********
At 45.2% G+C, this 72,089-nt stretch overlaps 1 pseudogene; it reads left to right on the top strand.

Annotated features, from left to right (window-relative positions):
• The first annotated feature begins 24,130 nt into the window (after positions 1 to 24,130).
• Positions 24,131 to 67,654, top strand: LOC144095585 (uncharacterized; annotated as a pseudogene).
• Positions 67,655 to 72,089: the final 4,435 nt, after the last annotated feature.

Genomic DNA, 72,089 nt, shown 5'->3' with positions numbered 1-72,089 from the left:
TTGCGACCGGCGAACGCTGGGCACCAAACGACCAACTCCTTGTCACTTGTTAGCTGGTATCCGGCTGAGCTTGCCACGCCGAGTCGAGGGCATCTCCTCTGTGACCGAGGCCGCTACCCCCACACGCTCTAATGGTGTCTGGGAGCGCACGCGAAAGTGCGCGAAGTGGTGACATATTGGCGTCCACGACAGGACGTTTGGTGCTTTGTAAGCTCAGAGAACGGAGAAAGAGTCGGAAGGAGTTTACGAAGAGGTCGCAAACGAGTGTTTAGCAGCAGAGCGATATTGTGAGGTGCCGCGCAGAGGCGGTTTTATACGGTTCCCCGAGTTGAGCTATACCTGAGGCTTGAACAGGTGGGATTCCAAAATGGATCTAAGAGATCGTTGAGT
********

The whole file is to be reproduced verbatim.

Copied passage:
At 45.2% G+C, this 72,089-nt stretch overlaps 1 pseudogene; it reads left to right on the top strand.

Annotated features, from left to right (window-relative positions):
• The first annotated feature begins 24,130 nt into the window (after positions 1 to 24,130).
• Positions 24,131 to 67,654, top strand: LOC144095585 (uncharacterized; annotated as a pseudogene).
• Positions 67,655 to 72,089: the final 4,435 nt, after the last annotated feature.

Genomic DNA, 72,089 nt, shown 5'->3' with positions numbered 1-72,089 from the left:
TTGCGACCGGCGAACGCTGGGCACCAAACGACCAACTCCTTGTCACTTGTTAGCTGGTATCCGGCTGAGCTTGCCACGCCGAGTCGAGGGCATCTCCTCTGTGACCGAGGCCGCTACCCCCACACGCTCTAATGGTGTCTGGGAGCGCACGCGAAAGTGCGCGAAGTGGTGACATATTGGCGTCCACGACAGGACGTTTGGTGCTTTGTAAGCTCAGAGAACGGAGAAAGAGTCGGAAGGAGTTTACGAAGAGGTCGCAAACGAGTGTTTAGCAGCAGAGCGATATTGTGAGGTGCCGCGCAGAGGCGGTTTTATACGGTTCCCCGAGTTGAGCTATACCTGAGGCTTGAACAGGTGGGATTCCAAAATGGATCTAAGAGATCGTTGAGT